Methods: A retrospective study was conducted to evaluate whether prescribers chose the indication matching the patient’s condition at order entry. Infection diagnosis was determined by reviewing the electronic medical record (EMR), including cultures. Inclusion criteria were: first-dose, targeted antibiotics (e.g. cefepime, meropenem, piperacillin-tazobactam, and vancomycin), age >18, and admitted to an intensive care unit (ICU). Patients on multiple antibiotics had all first doses included.
Results: 171 orders were collected from the last week of June, July, and August of 2014. Of those, 5 (3%) orders were entered as “bacteremia” without positive blood cultures. For 166 (97%) orders, the chosen indication matched documentation in the EMR. The option “empiric” was selected in 50% of the orders, though patients may have had symptoms of a specific infection.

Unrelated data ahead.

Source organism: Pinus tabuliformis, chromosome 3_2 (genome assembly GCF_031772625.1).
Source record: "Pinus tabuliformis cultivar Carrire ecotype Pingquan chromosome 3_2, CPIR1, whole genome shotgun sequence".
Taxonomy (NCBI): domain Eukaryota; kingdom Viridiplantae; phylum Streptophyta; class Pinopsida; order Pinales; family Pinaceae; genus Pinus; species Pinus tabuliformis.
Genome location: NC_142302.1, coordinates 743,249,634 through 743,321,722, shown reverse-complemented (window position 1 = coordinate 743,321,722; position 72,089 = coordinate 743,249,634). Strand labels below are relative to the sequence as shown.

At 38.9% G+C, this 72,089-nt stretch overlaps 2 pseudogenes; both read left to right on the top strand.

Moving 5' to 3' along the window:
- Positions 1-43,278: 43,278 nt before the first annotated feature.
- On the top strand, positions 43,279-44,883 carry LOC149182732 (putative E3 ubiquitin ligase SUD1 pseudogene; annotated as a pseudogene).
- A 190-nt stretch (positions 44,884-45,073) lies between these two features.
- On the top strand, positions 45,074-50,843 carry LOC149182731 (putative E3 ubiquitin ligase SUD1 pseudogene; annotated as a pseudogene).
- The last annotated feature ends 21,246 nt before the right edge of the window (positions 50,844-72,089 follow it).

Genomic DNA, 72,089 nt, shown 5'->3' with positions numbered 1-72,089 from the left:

Conclusion: Our findings suggest that prescribers are documenting an accurate indication when selecting antibiotics. Although “empiric” may have been chosen for patients that exhibited signs of a specific infection, these ICU patients may have had multiple sources, limiting confirmation of diagnosis at the time of prescribing. This function seems to be an accurate tool for pharmacists and antimicrobial stewardship programs evaluating antibiotic selection, dose, and appropriateness.
E. Cano, None
Y. Kuyumjian, None
L. Abbo, None
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